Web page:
John Landgraf’s comments arrived like a thunderbolt.
There’s a malaise in TV these days that’s felt among executives, viewers and critics, said Landgraf, the chief executive of FX Networks. And it’s the result of one thing: There is simply too much on television.
The glut, he said at a Television Critics Association media event earlier this month, has made it hard to “cut through the clutter and create real buzz” and has presented “a huge challenge in finding compelling original stories and the level of talent needed to sustain those stories.”
On the face of it, the assertion seemed absurd. After all, critics and viewers alike have hailed this as another golden age of television, where shows as diverse and popular as “Game of Thrones” and “Empire” have become an indelible part of the culture, elevating TV from second-class status to a medium attracting top actors and film directors.
But Landgraf’s comments were not dismissed as absurd or hyperbolic. Instead, Landgraf ignited a serious conversation, and no small amount of self-reflection, about how much is too much, and whether something is seriously out of whack in TV land.
“I hear it all the time,” said Michael Lombardo, the president of programming at HBO. “People going, ‘I can’t commit to another show, and I don’t have the time to emotionally commit to another show.’ I hear that and I’m aware of it and I get it.”
Lombardo and other executives say it is harder than ever to build an audience for a show when viewers are confronted with so many choices and might click away at any moment. As a result, executives say, it’s hard to make money off that show.
The success of scripted shows such as “Modern Family,” “The Walking Dead” and others has set off something like a land grab. The number of scripted shows produced by networks, cable networks and online services ballooned to 371 last year, according to statistics compiled by FX. Landgraf believes that figure will pass 400 this year, which would nearly double the 211 shows made in 2009.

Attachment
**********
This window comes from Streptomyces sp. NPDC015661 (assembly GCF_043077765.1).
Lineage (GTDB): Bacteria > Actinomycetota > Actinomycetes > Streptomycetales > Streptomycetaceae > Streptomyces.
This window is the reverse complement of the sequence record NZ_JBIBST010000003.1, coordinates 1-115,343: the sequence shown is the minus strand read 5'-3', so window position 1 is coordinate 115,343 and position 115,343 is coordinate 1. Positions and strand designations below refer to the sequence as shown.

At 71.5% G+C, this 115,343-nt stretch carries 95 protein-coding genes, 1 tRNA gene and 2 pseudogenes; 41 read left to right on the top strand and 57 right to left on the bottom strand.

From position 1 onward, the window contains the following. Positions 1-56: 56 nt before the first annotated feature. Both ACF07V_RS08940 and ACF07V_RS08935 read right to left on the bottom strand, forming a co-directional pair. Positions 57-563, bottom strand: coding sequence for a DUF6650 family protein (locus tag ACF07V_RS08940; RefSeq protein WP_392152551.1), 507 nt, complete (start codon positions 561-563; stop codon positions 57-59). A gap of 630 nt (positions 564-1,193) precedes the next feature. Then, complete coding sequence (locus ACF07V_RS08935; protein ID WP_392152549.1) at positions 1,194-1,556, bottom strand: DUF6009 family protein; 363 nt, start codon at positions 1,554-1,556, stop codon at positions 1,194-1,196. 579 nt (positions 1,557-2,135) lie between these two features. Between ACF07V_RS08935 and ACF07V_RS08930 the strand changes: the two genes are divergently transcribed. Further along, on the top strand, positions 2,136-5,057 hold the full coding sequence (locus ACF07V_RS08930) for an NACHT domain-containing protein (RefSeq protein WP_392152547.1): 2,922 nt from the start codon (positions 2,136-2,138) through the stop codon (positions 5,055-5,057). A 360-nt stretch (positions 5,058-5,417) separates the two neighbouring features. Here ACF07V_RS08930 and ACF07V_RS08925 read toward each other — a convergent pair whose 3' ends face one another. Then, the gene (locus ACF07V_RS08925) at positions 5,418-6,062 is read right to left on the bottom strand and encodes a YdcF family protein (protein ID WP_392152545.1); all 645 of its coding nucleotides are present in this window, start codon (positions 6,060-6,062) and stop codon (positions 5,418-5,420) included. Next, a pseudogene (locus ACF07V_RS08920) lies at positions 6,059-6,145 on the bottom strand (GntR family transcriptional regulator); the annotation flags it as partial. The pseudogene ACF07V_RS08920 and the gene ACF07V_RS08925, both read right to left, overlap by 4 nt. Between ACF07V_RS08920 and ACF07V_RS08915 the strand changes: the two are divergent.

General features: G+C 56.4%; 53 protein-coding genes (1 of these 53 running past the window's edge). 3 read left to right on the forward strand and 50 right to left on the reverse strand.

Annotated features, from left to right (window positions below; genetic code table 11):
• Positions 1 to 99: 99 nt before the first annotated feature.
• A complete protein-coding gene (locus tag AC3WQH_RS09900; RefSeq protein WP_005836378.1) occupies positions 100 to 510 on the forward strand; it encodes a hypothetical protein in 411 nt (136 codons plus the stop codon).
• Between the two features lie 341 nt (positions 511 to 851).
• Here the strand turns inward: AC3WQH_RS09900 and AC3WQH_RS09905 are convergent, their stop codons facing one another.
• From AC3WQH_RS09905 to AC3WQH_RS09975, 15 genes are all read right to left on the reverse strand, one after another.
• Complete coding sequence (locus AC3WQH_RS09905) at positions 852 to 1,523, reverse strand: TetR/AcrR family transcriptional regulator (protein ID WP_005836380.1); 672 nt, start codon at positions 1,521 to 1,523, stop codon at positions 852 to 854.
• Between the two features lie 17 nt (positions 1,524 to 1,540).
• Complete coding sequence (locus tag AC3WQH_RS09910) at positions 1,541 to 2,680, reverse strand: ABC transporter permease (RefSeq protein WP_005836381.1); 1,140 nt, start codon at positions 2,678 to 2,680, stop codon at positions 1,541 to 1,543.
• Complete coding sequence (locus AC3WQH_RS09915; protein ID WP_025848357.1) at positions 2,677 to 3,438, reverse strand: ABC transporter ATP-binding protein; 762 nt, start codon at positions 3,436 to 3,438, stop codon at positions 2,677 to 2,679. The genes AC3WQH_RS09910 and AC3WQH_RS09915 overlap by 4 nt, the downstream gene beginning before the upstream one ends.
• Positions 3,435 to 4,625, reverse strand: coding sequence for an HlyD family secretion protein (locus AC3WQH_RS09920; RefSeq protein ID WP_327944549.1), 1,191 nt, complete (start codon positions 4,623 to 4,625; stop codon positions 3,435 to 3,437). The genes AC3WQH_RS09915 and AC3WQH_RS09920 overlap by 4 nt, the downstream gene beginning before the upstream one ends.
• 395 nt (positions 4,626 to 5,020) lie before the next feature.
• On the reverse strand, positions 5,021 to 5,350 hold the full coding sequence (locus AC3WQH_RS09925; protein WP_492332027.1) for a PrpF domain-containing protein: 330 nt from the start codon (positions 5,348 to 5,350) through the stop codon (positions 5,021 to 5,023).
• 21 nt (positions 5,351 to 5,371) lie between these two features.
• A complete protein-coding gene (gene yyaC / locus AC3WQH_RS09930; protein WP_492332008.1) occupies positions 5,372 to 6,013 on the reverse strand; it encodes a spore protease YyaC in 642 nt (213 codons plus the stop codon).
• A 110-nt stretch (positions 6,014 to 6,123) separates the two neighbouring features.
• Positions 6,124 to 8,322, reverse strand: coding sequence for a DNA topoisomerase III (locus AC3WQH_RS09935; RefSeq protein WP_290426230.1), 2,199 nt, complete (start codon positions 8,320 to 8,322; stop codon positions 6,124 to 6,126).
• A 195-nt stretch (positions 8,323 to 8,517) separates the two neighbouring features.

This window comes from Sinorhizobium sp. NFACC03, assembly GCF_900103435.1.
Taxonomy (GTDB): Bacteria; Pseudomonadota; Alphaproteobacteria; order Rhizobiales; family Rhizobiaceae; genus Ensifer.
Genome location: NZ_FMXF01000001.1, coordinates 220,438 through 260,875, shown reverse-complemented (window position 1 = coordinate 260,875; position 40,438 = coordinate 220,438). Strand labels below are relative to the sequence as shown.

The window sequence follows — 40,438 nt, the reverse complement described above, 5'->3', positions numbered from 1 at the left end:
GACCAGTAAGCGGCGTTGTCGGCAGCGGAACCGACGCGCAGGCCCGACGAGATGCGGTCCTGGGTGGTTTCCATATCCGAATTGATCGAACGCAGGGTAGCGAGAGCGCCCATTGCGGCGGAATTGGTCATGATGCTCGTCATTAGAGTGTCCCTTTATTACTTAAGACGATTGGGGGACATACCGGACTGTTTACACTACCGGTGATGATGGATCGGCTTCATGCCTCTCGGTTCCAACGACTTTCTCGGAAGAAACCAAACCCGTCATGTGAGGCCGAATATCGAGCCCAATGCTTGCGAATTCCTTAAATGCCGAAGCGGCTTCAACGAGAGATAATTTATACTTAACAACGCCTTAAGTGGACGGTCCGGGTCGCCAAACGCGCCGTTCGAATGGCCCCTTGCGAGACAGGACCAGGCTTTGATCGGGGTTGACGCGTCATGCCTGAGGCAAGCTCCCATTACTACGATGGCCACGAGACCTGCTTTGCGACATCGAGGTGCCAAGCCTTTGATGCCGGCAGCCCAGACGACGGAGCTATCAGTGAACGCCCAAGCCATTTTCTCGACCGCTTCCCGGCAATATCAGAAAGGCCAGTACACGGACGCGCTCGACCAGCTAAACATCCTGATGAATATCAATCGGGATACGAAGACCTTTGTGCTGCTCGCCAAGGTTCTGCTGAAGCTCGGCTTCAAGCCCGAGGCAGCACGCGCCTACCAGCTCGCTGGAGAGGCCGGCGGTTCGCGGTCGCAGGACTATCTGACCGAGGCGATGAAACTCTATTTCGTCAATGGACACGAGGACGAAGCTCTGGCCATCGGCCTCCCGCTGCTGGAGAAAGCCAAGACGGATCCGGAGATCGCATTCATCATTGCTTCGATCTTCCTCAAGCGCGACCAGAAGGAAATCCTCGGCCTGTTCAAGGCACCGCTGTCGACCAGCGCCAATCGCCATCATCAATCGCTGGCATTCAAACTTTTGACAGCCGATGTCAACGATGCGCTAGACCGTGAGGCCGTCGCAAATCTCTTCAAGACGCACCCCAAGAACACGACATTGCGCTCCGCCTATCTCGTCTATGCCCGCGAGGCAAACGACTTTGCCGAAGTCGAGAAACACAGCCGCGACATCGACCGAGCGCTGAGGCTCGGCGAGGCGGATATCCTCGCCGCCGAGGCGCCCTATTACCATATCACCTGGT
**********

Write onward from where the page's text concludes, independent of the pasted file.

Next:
“What I’ve seen for years and years and years, when we go out and talk to audiences, is that television is less precious to them because there’s so much of it,” Landgraf said in an interview. “Television episodes, television shows, television programmers are all a dime a dozen.”
“There’s a mismatch right now between the capital allocation of making and marketing TV shows and the audience they’re generating,” he added.
The hand-wringing and cautionary words come at a time of transition for many television companies. Media stocks tumbled earlier this month over what analysts said was a lack of confidence in cable bundles that had become too bloated and expensive. Consolidation has taken hold in the industry as media companies try to grow and gain more leverage.
Diminished ratings in television have been a reality for some time, but that has largely been credited to technological challenges and changes in viewing habits. Landgraf, counterintuitively, attributes declining ratings, in part, to too much choice, no matter how good the show.
For programmers, the challenge is a creative one: Is there really that much talent to go around? And for cable channels and the networks, it’s another problem: They have ad-supported businesses, so what happens when people can’t find their shows?